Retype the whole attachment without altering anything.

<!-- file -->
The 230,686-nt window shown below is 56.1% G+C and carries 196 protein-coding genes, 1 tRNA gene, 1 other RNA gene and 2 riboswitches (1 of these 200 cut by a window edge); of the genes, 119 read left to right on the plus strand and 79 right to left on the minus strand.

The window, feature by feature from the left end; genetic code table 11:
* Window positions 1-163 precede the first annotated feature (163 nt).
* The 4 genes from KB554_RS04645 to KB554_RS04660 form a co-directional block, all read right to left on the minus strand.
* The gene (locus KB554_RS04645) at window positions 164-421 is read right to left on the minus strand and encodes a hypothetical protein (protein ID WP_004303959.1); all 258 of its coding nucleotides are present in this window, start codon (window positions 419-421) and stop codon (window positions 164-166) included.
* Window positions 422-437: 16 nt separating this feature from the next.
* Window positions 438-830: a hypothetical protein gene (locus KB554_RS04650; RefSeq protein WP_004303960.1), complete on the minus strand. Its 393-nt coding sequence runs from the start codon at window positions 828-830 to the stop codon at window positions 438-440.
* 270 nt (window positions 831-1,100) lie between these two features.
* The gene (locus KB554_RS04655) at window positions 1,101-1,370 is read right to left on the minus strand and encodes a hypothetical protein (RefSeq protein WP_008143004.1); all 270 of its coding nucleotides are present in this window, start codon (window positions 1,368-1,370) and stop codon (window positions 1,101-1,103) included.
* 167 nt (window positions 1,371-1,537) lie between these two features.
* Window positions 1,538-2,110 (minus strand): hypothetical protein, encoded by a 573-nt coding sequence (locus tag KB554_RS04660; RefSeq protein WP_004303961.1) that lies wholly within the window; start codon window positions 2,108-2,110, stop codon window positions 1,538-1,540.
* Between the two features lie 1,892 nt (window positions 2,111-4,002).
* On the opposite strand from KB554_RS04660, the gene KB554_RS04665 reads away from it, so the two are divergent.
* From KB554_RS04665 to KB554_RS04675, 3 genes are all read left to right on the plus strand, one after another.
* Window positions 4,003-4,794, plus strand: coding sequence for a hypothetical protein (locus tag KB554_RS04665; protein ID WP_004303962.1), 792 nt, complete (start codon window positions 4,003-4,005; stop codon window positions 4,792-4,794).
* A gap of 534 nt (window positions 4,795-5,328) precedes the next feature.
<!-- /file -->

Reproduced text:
The 230,686-nt window shown below is 56.1% G+C and carries 196 protein-coding genes, 1 tRNA gene, 1 other RNA gene and 2 riboswitches (1 of these 200 cut by a window edge); of the genes, 119 read left to right on the plus strand and 79 right to left on the minus strand.

The window, feature by feature from the left end; genetic code table 11:
* Window positions 1-163 precede the first annotated feature (163 nt).
* The 4 genes from KB554_RS04645 to KB554_RS04660 form a co-directional block, all read right to left on the minus strand.
* The gene (locus KB554_RS04645) at window positions 164-421 is read right to left on the minus strand and encodes a hypothetical protein (protein ID WP_004303959.1); all 258 of its coding nucleotides are present in this window, start codon (window positions 419-421) and stop codon (window positions 164-166) included.
* Window positions 422-437: 16 nt separating this feature from the next.
* Window positions 438-830: a hypothetical protein gene (locus KB554_RS04650; RefSeq protein WP_004303960.1), complete on the minus strand. Its 393-nt coding sequence runs from the start codon at window positions 828-830 to the stop codon at window positions 438-440.
* 270 nt (window positions 831-1,100) lie between these two features.
* The gene (locus KB554_RS04655) at window positions 1,101-1,370 is read right to left on the minus strand and encodes a hypothetical protein (RefSeq protein WP_008143004.1); all 270 of its coding nucleotides are present in this window, start codon (window positions 1,368-1,370) and stop codon (window positions 1,101-1,103) included.
* 167 nt (window positions 1,371-1,537) lie between these two features.
* Window positions 1,538-2,110 (minus strand): hypothetical protein, encoded by a 573-nt coding sequence (locus tag KB554_RS04660; RefSeq protein WP_004303961.1) that lies wholly within the window; start codon window positions 2,108-2,110, stop codon window positions 1,538-1,540.
* Between the two features lie 1,892 nt (window positions 2,111-4,002).
* On the opposite strand from KB554_RS04660, the gene KB554_RS04665 reads away from it, so the two are divergent.
* From KB554_RS04665 to KB554_RS04675, 3 genes are all read left to right on the plus strand, one after another.
* Window positions 4,003-4,794, plus strand: coding sequence for a hypothetical protein (locus tag KB554_RS04665; protein ID WP_004303962.1), 792 nt, complete (start codon window positions 4,003-4,005; stop codon window positions 4,792-4,794).
* A gap of 534 nt (window positions 4,795-5,328) precedes the next feature.